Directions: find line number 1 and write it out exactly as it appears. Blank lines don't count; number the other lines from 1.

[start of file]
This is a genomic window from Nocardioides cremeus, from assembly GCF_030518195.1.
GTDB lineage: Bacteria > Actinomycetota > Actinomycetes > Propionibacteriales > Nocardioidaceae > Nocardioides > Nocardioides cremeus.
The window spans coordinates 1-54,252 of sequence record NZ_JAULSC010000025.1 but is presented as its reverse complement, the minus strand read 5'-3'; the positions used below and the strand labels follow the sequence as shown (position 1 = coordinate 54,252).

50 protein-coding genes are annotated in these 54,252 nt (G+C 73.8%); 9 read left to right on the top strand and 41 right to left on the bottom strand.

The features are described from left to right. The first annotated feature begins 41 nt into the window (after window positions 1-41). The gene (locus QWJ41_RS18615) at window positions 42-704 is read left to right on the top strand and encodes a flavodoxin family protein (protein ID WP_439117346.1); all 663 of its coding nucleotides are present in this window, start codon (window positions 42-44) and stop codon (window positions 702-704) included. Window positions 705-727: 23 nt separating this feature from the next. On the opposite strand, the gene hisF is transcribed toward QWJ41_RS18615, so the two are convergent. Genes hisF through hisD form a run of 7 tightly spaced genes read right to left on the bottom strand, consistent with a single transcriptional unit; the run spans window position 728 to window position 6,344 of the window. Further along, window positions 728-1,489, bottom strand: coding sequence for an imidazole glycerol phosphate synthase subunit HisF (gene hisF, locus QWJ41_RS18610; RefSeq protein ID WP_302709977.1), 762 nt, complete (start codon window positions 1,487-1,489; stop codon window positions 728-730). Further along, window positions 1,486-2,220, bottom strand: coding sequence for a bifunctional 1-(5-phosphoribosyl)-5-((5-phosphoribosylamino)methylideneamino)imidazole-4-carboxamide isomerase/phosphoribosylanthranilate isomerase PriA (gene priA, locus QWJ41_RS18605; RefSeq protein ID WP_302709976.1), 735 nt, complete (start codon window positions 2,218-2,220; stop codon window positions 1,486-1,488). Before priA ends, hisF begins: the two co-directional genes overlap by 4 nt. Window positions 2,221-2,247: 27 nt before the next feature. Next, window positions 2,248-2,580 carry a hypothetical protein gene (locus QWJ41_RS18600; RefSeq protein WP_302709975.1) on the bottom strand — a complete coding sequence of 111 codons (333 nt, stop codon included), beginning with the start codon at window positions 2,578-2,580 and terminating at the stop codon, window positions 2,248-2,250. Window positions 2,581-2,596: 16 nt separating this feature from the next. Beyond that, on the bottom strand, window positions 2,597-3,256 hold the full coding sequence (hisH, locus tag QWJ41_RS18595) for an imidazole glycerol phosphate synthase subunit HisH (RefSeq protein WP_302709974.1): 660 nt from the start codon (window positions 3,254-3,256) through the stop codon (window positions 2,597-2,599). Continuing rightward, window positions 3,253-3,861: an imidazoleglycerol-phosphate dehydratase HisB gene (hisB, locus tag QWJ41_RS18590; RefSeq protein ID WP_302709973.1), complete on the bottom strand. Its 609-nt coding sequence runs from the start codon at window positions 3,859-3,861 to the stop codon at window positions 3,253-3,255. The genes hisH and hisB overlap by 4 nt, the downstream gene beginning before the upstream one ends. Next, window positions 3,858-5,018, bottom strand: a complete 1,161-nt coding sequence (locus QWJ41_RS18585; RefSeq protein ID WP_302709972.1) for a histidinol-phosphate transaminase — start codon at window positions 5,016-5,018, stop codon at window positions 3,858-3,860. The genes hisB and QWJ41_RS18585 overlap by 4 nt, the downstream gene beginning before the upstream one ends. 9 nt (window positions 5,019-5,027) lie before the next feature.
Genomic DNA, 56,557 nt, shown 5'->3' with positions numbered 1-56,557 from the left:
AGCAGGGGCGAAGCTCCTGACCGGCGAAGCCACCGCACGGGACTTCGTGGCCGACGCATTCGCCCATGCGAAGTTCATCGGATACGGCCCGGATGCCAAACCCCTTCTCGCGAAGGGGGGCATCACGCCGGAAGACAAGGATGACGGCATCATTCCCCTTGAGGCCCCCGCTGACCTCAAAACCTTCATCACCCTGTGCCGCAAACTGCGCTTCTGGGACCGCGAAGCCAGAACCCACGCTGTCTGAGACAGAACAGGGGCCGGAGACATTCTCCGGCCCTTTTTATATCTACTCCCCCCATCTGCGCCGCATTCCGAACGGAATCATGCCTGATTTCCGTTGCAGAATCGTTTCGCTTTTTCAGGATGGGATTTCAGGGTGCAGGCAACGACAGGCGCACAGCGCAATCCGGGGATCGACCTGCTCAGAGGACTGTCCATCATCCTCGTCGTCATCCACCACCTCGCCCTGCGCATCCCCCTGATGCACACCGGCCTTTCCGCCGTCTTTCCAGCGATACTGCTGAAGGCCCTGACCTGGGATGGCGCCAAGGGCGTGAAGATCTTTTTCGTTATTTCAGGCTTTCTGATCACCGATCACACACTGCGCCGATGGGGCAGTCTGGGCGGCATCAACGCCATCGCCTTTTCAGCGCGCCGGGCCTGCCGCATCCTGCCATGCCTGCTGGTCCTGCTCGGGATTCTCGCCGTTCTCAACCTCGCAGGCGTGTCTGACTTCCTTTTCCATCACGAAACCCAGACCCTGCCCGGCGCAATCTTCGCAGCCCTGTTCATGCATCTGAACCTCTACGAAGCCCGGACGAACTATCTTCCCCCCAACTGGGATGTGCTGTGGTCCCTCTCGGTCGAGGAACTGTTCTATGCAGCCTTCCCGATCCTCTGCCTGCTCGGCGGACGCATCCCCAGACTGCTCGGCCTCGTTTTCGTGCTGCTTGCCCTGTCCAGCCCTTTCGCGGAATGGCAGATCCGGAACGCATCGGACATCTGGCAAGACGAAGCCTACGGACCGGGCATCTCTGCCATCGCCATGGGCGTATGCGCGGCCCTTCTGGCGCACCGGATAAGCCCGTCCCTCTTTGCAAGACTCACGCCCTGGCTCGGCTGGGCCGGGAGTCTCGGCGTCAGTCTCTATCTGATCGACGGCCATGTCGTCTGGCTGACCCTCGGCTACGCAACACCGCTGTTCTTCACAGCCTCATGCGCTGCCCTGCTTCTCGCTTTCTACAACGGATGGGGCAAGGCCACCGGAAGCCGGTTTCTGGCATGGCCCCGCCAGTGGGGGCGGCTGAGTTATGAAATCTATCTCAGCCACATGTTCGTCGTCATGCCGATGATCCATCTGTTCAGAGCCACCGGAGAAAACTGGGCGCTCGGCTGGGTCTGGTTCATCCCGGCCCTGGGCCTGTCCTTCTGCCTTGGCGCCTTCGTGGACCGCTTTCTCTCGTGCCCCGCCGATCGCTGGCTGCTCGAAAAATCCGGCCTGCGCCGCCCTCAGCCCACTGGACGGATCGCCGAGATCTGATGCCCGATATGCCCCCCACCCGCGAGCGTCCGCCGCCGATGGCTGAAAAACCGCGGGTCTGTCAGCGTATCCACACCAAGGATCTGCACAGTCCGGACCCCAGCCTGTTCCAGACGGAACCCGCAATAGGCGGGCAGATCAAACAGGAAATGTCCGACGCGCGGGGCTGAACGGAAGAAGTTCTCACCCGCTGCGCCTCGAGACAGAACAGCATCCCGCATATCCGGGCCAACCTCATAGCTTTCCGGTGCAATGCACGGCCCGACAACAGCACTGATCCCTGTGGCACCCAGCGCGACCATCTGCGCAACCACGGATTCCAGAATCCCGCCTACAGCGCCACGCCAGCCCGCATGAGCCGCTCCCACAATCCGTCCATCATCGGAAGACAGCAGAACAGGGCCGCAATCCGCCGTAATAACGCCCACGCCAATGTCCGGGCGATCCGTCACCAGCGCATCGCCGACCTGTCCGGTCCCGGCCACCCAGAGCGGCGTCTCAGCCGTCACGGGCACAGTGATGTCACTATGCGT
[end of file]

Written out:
This is a genomic window from Nocardioides cremeus, from assembly GCF_030518195.1.